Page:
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Trump called aides hours before Capitol riot to discuss how to stop Biden victory | US Capitol attack | The Guardian

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Hours before the deadly attack on the US Capitol this year, Donald Trump made several calls from the White House to top lieutenants at the Willard hotel in Washington and talked about ways to stop the certification of Joe Biden’s election win from taking place on 6 January.

The former president first told the lieutenants his vice-president, Mike Pence, was reluctant to go along with the plan to commandeer his largely ceremonial role at the joint session of Congress in a way that would allow Trump to retain the presidency for a second term.

But as Trump relayed to them the situation with Pence, he pressed his lieutenants about how to stop Biden’s certification from taking place on 6 January, and delay the certification process to get alternate slates of electors for Trump sent to Congress.

The former president’s remarks came as part of strategy discussions he had from the White House with the lieutenants at the Willard – a team led by Trump lawyers Rudy Giuliani, John Eastman, Boris Epshteyn and Trump strategist Steve Bannon – about delaying the certification.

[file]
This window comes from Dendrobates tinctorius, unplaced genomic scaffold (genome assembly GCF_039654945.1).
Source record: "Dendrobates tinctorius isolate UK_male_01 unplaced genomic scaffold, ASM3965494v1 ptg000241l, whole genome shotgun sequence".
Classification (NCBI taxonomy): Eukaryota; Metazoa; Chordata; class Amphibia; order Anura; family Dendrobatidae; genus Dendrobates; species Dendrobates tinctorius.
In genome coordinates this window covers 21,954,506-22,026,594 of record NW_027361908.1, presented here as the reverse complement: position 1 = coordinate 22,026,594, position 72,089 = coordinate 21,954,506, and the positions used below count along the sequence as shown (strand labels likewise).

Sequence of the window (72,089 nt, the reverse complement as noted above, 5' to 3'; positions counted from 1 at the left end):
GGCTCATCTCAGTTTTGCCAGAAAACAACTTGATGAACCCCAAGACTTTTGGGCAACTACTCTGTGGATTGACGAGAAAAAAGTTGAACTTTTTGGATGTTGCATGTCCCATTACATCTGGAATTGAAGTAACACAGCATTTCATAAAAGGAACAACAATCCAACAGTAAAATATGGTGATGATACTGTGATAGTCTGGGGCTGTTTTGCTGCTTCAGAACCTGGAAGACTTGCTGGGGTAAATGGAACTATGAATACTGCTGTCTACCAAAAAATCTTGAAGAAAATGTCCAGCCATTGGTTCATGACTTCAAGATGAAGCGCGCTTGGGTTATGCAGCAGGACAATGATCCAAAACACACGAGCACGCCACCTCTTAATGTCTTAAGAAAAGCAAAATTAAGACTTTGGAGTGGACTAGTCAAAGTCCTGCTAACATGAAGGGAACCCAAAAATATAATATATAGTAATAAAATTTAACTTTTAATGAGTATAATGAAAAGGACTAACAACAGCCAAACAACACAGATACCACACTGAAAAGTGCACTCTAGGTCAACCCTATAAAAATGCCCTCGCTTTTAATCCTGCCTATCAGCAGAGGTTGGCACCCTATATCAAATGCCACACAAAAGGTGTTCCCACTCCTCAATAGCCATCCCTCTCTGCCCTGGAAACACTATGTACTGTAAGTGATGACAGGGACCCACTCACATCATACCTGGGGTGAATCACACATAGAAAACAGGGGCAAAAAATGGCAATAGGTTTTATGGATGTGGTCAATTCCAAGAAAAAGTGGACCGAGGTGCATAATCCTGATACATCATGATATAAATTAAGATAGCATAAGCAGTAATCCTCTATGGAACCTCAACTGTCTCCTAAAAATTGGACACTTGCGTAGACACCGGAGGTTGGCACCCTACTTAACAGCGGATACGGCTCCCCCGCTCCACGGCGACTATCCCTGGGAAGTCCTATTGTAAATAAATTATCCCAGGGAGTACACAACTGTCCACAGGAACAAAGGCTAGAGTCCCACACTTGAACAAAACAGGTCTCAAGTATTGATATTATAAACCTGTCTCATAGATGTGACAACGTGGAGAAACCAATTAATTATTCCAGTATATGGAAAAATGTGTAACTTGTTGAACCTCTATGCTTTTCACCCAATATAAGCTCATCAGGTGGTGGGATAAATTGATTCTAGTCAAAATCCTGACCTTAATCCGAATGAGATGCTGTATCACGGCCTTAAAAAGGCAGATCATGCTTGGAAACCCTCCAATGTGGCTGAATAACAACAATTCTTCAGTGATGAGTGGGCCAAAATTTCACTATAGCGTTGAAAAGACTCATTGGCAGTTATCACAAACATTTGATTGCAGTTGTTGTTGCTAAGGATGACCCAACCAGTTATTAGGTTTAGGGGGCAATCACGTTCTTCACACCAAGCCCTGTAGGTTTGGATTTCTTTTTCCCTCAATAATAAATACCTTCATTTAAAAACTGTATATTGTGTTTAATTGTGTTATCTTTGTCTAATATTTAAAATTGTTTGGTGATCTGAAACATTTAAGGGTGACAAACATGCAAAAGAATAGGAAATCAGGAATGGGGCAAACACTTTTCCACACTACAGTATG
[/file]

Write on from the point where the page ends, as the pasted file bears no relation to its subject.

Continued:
Multiple sources, speaking to the Guardian on the condition of anonymity, described Trump’s involvement in the effort to subvert the results of the 2020 election.

Trump’s remarks reveal a direct line from the White House and the command center at the Willard. The conversations also show Trump’s thoughts appear to be in line with the motivations of the pro-Trump mob that carried out the Capitol attack and halted Biden’s certification, until it was later ratified by Congress.

The former president’s call to the Willard hotel about stopping Biden’s certification is increasingly a central focus of the House select committee’s investigation into the Capitol attack, as it raises the specter of a possible connection between Trump and the insurrection.

Several Trump lawyers at the Willard that night deny Trump sought to stop the certification of Biden’s election win. They say they only considered delaying Biden’s certification at the request of state legislators because of voter fraud.

The former president made several calls to the lieutenants at the Willard the night before 6 January. He phoned the lawyers and the non-lawyers separately, as Giuliani did not want non-lawyers to participate on legal calls and jeopardise attorney-client privilege.

Trump’s call to the lieutenants came a day after Eastman, a late addition to the Trump legal team, outlined at a 4 January meeting at the White House how he thought Pence could usurp his role in order to stop Biden’s certification from happening at the joint session.

At the meeting, which was held in the Oval Office and attended by Trump, Pence, Pence’s chief of staff Marc Short and his legal counsel Greg Jacob, Eastman presented a memo that detailed how Pence could insert himself into the certification and delay the process.